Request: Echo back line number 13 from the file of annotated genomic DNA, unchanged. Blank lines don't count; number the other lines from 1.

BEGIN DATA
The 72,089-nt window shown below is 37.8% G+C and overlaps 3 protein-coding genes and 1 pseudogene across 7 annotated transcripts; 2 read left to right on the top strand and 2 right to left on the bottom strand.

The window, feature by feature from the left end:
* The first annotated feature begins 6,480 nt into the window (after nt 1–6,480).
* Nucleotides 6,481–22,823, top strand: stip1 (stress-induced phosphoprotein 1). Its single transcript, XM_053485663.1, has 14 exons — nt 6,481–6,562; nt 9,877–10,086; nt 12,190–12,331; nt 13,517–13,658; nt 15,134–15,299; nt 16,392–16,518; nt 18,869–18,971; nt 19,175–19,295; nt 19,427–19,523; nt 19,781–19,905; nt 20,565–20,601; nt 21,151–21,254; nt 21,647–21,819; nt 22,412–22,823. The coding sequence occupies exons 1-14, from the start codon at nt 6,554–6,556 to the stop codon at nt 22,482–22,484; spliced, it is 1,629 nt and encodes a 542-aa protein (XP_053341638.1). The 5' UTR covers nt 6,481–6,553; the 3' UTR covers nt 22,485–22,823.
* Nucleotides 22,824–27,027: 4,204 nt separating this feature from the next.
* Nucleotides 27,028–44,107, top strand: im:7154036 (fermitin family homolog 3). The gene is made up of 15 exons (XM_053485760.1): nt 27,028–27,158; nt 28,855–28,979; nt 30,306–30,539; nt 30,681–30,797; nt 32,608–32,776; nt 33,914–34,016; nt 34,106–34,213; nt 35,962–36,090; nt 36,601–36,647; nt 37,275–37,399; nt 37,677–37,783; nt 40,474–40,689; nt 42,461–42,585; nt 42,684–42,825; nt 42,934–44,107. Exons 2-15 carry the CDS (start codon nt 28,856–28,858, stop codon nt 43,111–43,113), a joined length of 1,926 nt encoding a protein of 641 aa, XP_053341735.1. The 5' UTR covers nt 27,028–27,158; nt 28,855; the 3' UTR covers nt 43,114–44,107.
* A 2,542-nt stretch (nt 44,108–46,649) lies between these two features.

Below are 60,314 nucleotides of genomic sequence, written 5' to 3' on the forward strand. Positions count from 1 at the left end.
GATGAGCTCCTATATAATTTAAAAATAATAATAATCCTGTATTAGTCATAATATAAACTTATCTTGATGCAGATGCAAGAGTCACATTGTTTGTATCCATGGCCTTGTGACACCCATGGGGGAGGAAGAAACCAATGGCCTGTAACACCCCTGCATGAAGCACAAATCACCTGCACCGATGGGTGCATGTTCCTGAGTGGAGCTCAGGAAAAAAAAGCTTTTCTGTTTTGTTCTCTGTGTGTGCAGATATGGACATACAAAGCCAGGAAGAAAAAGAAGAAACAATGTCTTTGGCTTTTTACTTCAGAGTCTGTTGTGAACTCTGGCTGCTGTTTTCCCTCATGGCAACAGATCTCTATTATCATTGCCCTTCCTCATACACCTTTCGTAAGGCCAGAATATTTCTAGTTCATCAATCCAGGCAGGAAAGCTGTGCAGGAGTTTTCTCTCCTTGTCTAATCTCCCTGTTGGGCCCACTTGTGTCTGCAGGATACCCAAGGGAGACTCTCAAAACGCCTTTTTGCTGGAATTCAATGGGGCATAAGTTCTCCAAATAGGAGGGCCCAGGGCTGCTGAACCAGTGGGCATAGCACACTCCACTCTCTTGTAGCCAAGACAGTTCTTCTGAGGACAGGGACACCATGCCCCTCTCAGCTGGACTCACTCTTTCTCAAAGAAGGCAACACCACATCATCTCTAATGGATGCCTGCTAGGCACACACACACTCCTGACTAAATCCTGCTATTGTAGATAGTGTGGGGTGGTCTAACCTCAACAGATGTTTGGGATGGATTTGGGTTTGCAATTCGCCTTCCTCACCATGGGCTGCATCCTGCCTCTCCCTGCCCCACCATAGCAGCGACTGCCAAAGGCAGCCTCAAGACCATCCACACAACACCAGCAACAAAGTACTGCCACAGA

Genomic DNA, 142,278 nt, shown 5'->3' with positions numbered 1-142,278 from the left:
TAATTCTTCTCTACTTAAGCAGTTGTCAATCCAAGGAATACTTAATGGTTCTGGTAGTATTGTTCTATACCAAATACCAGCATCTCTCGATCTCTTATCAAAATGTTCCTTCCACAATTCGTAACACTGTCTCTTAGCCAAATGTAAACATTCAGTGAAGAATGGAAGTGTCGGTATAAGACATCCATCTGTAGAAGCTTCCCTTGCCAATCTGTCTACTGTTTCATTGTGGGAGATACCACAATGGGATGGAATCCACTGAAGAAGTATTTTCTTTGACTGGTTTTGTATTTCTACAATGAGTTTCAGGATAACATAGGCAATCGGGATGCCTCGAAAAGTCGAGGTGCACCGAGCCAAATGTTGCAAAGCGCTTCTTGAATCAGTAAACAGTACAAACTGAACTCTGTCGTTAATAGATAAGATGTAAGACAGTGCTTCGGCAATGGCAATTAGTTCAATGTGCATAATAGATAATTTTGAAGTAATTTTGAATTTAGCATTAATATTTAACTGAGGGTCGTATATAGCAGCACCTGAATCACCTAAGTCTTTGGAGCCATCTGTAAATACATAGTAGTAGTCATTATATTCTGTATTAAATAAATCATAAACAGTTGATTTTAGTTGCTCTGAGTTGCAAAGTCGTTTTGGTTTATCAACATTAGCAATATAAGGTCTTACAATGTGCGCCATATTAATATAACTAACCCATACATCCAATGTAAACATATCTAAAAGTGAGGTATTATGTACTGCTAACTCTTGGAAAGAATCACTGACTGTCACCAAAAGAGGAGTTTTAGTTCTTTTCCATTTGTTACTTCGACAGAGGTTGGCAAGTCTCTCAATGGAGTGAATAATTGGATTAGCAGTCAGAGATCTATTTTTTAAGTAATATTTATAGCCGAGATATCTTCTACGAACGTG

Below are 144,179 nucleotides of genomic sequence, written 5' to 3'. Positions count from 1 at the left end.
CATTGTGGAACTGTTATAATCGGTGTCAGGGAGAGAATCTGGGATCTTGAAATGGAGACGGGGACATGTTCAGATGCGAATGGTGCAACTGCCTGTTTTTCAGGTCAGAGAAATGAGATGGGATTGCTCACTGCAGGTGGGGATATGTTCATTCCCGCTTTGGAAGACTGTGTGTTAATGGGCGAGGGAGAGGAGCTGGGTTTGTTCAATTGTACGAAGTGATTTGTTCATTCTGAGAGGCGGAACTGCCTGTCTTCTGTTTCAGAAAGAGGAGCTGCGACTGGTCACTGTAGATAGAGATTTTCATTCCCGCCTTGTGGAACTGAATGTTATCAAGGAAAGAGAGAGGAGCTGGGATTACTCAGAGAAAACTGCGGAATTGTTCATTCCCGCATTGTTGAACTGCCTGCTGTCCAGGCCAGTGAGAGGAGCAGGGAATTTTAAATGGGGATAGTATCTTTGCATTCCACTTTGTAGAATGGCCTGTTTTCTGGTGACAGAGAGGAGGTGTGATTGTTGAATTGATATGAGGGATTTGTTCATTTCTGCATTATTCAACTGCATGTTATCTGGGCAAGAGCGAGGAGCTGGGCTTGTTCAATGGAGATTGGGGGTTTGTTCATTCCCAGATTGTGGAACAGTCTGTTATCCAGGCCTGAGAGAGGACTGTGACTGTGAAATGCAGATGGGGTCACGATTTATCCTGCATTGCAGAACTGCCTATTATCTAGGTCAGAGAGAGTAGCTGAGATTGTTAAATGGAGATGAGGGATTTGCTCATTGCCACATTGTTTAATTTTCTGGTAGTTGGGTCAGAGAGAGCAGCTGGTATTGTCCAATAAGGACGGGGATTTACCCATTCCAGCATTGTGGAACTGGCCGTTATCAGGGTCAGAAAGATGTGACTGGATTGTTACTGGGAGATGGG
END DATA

CATTGTGGAACTGTTATAATCGGTGTCAGGGAGAGAATCTGGGATCTTGAAATGGAGACGGGGACATGTTCAGATGCGAATGGTGCAACTGCCTGTTTTTCAGGTCAGAGAAATGAGATGGGATTGCTCACTGCAGGTGGGGATATGTTCATTCCCGCTTTGGAAGACTGTGTGTTAATGGGCGAGGGAGAGGAGCTGGGTTTGTTCAATTGTACGAAGTGATTTGTTCATTCTGAGAGGCGGAACTGCCTGTCTTCTGTTTCAGAAAGAGGAGCTGCGACTGGTCACTGTAGATAGAGATTTTCATTCCCGCCTTGTGGAACTGAATGTTATCAAGGAAAGAGAGAGGAGCTGGGATTACTCAGAGAAAACTGCGGAATTGTTCATTCCCGCATTGTTGAACTGCCTGCTGTCCAGGCCAGTGAGAGGAGCAGGGAATTTTAAATGGGGATAGTATCTTTGCATTCCACTTTGTAGAATGGCCTGTTTTCTGGTGACAGAGAGGAGGTGTGATTGTTGAATTGATATGAGGGATTTGTTCATTTCTGCATTATTCAACTGCATGTTATCTGGGCAAGAGCGAGGAGCTGGGCTTGTTCAATGGAGATTGGGGGTTTGTTCATTCCCAGATTGTGGAACAGTCTGTTATCCAGGCCTGAGAGAGGACTGTGACTGTGAAATGCAGATGGGGTCACGATTTATCCTGCATTGCAGAACTGCCTATTATCTAGGTCAGAGAGAGTAGCTGAGATTGTTAAATGGAGATGAGGGATTTGCTCATTGCCACATTGTTTAATTTTCTGGTAGTTGGGTCAGAGAGAGCAGCTGGTATTGTCCAATAAGGACGGGGATTTACCCATTCCAGCATTGTGGAACTGGCCGTTATCAGGGTCAGAAAGATGTGACTGGATTGTTACTGGGAGATGGG